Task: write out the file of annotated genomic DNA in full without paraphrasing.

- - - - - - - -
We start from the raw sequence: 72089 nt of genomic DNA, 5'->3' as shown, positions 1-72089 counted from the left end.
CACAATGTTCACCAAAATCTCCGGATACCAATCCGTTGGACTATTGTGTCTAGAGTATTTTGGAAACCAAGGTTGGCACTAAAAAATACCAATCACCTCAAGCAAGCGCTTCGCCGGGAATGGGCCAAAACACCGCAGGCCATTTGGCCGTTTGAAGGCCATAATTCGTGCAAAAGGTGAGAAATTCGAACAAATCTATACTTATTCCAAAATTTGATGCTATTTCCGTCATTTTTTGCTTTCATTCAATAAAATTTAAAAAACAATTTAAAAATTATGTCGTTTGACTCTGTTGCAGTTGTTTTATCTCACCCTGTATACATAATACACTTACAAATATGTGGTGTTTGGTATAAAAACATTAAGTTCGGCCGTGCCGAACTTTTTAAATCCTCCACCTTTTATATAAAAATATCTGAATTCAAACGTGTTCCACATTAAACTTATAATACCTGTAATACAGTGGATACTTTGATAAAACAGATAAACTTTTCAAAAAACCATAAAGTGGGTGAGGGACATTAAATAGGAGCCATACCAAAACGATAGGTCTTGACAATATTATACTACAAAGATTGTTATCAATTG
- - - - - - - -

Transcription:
We start from the raw sequence: 72089 nt of genomic DNA, 5'->3' as shown, positions 1-72089 counted from the left end.
CACAATGTTCACCAAAATCTCCGGATACCAATCCGTTGGACTATTGTGTCTAGAGTATTTTGGAAACCAAGGTTGGCACTAAAAAATACCAATCACCTCAAGCAAGCGCTTCGCCGGGAATGGGCCAAAACACCGCAGGCCATTTGGCCGTTTGAAGGCCATAATTCGTGCAAAAGGTGAGAAATTCGAACAAATCTATACTTATTCCAAAATTTGATGCTATTTCCGTCATTTTTTGCTTTCATTCAATAAAATTTAAAAAACAATTTAAAAATTATGTCGTTTGACTCTGTTGCAGTTGTTTTATCTCACCCTGTATACATAATACACTTACAAATATGTGGTGTTTGGTATAAAAACATTAAGTTCGGCCGTGCCGAACTTTTTAAATCCTCCACCTTTTATATAAAAATATCTGAATTCAAACGTGTTCCACATTAAACTTATAATACCTGTAATACAGTGGATACTTTGATAAAACAGATAAACTTTTCAAAAAACCATAAAGTGGGTGAGGGACATTAAATAGGAGCCATACCAAAACGATAGGTCTTGACAATATTATACTACAAAGATTGTTATCAATTG